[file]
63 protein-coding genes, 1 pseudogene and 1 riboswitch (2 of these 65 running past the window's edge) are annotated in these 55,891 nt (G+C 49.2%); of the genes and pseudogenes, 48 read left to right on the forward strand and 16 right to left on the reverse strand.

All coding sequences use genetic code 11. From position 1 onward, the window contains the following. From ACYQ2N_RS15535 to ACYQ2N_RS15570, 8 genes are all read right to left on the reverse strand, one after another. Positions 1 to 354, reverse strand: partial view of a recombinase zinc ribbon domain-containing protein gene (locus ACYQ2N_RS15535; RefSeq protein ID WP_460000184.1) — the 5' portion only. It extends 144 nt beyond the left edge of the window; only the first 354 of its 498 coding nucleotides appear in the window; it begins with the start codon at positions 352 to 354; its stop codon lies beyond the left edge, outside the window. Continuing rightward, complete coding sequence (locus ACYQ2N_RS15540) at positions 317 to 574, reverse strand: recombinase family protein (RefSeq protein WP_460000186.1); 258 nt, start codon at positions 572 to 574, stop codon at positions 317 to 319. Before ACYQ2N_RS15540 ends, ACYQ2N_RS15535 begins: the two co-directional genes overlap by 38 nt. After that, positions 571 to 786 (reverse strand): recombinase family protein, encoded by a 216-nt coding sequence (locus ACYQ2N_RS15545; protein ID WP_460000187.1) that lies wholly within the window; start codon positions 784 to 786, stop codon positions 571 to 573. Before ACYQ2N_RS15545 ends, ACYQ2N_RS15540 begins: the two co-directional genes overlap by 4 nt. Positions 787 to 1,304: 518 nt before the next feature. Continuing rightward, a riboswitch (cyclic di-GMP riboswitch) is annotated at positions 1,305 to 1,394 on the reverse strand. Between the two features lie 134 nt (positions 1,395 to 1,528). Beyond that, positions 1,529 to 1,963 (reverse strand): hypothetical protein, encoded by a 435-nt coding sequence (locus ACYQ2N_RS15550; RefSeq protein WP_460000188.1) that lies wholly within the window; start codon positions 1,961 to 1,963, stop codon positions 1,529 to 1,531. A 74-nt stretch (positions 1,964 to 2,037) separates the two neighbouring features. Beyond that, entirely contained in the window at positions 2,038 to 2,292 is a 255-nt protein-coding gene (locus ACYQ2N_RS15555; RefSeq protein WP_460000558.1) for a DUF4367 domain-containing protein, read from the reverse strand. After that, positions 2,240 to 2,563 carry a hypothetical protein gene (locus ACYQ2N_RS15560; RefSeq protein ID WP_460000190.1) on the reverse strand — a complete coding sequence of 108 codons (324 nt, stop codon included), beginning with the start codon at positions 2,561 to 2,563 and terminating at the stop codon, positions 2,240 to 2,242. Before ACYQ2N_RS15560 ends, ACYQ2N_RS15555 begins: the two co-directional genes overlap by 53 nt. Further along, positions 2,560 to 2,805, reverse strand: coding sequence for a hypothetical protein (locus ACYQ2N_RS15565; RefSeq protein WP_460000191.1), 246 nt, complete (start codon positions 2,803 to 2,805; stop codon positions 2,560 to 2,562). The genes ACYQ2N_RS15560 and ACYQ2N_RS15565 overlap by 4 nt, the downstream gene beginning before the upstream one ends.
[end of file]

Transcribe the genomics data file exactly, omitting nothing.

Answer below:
63 protein-coding genes, 1 pseudogene and 1 riboswitch (2 of these 65 running past the window's edge) are annotated in these 55,891 nt (G+C 49.2%); of the genes and pseudogenes, 48 read left to right on the forward strand and 16 right to left on the reverse strand.

All coding sequences use genetic code 11. From position 1 onward, the window contains the following. From ACYQ2N_RS15535 to ACYQ2N_RS15570, 8 genes are all read right to left on the reverse strand, one after another. Positions 1 to 354, reverse strand: partial view of a recombinase zinc ribbon domain-containing protein gene (locus ACYQ2N_RS15535; RefSeq protein ID WP_460000184.1) — the 5' portion only. It extends 144 nt beyond the left edge of the window; only the first 354 of its 498 coding nucleotides appear in the window; it begins with the start codon at positions 352 to 354; its stop codon lies beyond the left edge, outside the window. Continuing rightward, complete coding sequence (locus ACYQ2N_RS15540) at positions 317 to 574, reverse strand: recombinase family protein (RefSeq protein WP_460000186.1); 258 nt, start codon at positions 572 to 574, stop codon at positions 317 to 319. Before ACYQ2N_RS15540 ends, ACYQ2N_RS15535 begins: the two co-directional genes overlap by 38 nt. After that, positions 571 to 786 (reverse strand): recombinase family protein, encoded by a 216-nt coding sequence (locus ACYQ2N_RS15545; protein ID WP_460000187.1) that lies wholly within the window; start codon positions 784 to 786, stop codon positions 571 to 573. Before ACYQ2N_RS15545 ends, ACYQ2N_RS15540 begins: the two co-directional genes overlap by 4 nt. Positions 787 to 1,304: 518 nt before the next feature. Continuing rightward, a riboswitch (cyclic di-GMP riboswitch) is annotated at positions 1,305 to 1,394 on the reverse strand. Between the two features lie 134 nt (positions 1,395 to 1,528). Beyond that, positions 1,529 to 1,963 (reverse strand): hypothetical protein, encoded by a 435-nt coding sequence (locus ACYQ2N_RS15550; RefSeq protein WP_460000188.1) that lies wholly within the window; start codon positions 1,961 to 1,963, stop codon positions 1,529 to 1,531. A 74-nt stretch (positions 1,964 to 2,037) separates the two neighbouring features. Beyond that, entirely contained in the window at positions 2,038 to 2,292 is a 255-nt protein-coding gene (locus ACYQ2N_RS15555; RefSeq protein WP_460000558.1) for a DUF4367 domain-containing protein, read from the reverse strand. After that, positions 2,240 to 2,563 carry a hypothetical protein gene (locus ACYQ2N_RS15560; RefSeq protein ID WP_460000190.1) on the reverse strand — a complete coding sequence of 108 codons (324 nt, stop codon included), beginning with the start codon at positions 2,561 to 2,563 and terminating at the stop codon, positions 2,240 to 2,242. Before ACYQ2N_RS15560 ends, ACYQ2N_RS15555 begins: the two co-directional genes overlap by 53 nt. Further along, positions 2,560 to 2,805, reverse strand: coding sequence for a hypothetical protein (locus ACYQ2N_RS15565; RefSeq protein WP_460000191.1), 246 nt, complete (start codon positions 2,803 to 2,805; stop codon positions 2,560 to 2,562). The genes ACYQ2N_RS15560 and ACYQ2N_RS15565 overlap by 4 nt, the downstream gene beginning before the upstream one ends.